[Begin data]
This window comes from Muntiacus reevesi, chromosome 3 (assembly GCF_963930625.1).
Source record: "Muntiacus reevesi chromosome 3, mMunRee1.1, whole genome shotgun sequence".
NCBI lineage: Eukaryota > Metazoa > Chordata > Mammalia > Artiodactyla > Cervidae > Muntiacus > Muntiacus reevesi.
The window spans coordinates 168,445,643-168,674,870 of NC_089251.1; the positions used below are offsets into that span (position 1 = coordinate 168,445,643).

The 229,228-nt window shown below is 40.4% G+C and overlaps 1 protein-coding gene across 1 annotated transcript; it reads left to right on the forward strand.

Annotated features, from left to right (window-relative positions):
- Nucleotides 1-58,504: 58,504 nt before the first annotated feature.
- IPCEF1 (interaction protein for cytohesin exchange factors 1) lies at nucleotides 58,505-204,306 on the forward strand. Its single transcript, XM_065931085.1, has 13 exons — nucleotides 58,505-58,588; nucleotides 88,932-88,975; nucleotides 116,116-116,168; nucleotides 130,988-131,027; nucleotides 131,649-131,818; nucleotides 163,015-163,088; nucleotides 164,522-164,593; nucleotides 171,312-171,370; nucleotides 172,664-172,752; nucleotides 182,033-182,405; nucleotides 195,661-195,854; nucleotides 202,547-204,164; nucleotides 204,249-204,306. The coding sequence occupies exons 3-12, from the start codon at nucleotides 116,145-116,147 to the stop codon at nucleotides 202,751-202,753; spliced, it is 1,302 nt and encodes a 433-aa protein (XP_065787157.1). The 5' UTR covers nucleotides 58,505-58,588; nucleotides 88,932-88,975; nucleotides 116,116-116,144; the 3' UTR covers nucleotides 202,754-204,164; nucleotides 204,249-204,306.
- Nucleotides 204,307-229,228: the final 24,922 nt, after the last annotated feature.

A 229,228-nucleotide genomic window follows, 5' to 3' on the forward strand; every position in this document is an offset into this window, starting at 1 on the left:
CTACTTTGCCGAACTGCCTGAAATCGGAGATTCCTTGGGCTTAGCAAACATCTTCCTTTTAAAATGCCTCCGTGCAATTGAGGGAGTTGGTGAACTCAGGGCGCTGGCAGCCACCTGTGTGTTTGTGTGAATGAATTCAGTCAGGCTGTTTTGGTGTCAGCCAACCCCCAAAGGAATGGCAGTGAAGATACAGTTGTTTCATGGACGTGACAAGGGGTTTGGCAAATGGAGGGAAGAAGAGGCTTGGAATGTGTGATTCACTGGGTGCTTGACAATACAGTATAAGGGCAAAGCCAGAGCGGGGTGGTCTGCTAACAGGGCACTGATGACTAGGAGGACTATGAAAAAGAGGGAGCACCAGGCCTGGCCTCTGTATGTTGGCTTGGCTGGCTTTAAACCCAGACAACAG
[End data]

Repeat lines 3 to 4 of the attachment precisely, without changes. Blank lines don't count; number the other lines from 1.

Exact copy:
NCBI lineage: Eukaryota > Metazoa > Chordata > Mammalia > Artiodactyla > Cervidae > Muntiacus > Muntiacus reevesi.
The window spans coordinates 168,445,643-168,674,870 of NC_089251.1; the positions used below are offsets into that span (position 1 = coordinate 168,445,643).